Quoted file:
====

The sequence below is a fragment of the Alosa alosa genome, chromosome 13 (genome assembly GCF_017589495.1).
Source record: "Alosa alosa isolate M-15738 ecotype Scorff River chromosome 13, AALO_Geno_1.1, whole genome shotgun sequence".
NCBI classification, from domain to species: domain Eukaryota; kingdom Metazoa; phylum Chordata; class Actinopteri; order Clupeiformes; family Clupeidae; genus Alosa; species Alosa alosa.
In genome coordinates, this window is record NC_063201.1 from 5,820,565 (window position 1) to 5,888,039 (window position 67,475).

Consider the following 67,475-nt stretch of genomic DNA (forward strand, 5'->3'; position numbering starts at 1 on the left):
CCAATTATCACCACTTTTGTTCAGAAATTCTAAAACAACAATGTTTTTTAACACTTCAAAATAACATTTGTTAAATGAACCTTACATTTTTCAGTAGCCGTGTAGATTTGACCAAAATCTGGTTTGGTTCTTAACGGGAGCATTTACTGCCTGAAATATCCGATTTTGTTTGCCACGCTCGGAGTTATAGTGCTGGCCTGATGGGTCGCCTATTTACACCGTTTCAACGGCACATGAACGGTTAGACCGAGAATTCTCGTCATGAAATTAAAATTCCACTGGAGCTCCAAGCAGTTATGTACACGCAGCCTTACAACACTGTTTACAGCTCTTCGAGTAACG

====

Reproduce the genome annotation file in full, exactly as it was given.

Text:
The sequence below is a fragment of the Alosa alosa genome, chromosome 13 (genome assembly GCF_017589495.1).
Source record: "Alosa alosa isolate M-15738 ecotype Scorff River chromosome 13, AALO_Geno_1.1, whole genome shotgun sequence".
NCBI classification, from domain to species: domain Eukaryota; kingdom Metazoa; phylum Chordata; class Actinopteri; order Clupeiformes; family Clupeidae; genus Alosa; species Alosa alosa.
In genome coordinates, this window is record NC_063201.1 from 5,820,565 (window position 1) to 5,888,039 (window position 67,475).

Consider the following 67,475-nt stretch of genomic DNA (forward strand, 5'->3'; position numbering starts at 1 on the left):
CCAATTATCACCACTTTTGTTCAGAAATTCTAAAACAACAATGTTTTTTAACACTTCAAAATAACATTTGTTAAATGAACCTTACATTTTTCAGTAGCCGTGTAGATTTGACCAAAATCTGGTTTGGTTCTTAACGGGAGCATTTACTGCCTGAAATATCCGATTTTGTTTGCCACGCTCGGAGTTATAGTGCTGGCCTGATGGGTCGCCTATTTACACCGTTTCAACGGCACATGAACGGTTAGACCGAGAATTCTCGTCATGAAATTAAAATTCCACTGGAGCTCCAAGCAGTTATGTACACGCAGCCTTACAACACTGTTTACAGCTCTTCGAGTAACG